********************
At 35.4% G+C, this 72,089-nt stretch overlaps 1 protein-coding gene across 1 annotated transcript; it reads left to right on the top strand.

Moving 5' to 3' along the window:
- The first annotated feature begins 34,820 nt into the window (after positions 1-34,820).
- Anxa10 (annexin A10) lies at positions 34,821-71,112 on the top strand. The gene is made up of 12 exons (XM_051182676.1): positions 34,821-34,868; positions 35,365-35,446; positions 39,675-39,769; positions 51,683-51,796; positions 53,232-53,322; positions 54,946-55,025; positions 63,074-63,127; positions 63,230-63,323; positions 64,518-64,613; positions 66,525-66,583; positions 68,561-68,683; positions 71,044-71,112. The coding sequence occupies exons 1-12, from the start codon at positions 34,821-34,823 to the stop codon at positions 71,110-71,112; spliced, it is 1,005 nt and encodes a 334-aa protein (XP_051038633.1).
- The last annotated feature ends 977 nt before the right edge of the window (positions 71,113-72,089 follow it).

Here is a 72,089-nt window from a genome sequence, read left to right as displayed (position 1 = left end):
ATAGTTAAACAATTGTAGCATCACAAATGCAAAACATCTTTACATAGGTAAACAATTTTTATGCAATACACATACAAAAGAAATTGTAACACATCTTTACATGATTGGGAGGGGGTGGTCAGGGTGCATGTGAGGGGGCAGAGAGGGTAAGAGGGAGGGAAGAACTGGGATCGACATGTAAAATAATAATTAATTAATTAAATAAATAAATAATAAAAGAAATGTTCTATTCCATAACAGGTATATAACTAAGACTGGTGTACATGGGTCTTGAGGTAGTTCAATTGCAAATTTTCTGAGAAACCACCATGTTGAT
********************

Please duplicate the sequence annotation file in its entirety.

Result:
At 35.4% G+C, this 72,089-nt stretch overlaps 1 protein-coding gene across 1 annotated transcript; it reads left to right on the top strand.

Moving 5' to 3' along the window:
- The first annotated feature begins 34,820 nt into the window (after positions 1-34,820).
- Anxa10 (annexin A10) lies at positions 34,821-71,112 on the top strand. The gene is made up of 12 exons (XM_051182676.1): positions 34,821-34,868; positions 35,365-35,446; positions 39,675-39,769; positions 51,683-51,796; positions 53,232-53,322; positions 54,946-55,025; positions 63,074-63,127; positions 63,230-63,323; positions 64,518-64,613; positions 66,525-66,583; positions 68,561-68,683; positions 71,044-71,112. The coding sequence occupies exons 1-12, from the start codon at positions 34,821-34,823 to the stop codon at positions 71,110-71,112; spliced, it is 1,005 nt and encodes a 334-aa protein (XP_051038633.1).
- The last annotated feature ends 977 nt before the right edge of the window (positions 71,113-72,089 follow it).

Here is a 72,089-nt window from a genome sequence, read left to right as displayed (position 1 = left end):
ATAGTTAAACAATTGTAGCATCACAAATGCAAAACATCTTTACATAGGTAAACAATTTTTATGCAATACACATACAAAAGAAATTGTAACACATCTTTACATGATTGGGAGGGGGTGGTCAGGGTGCATGTGAGGGGGCAGAGAGGGTAAGAGGGAGGGAAGAACTGGGATCGACATGTAAAATAATAATTAATTAATTAAATAAATAAATAATAAAAGAAATGTTCTATTCCATAACAGGTATATAACTAAGACTGGTGTACATGGGTCTTGAGGTAGTTCAATTGCAAATTTTCTGAGAAACCACCATGTTGAT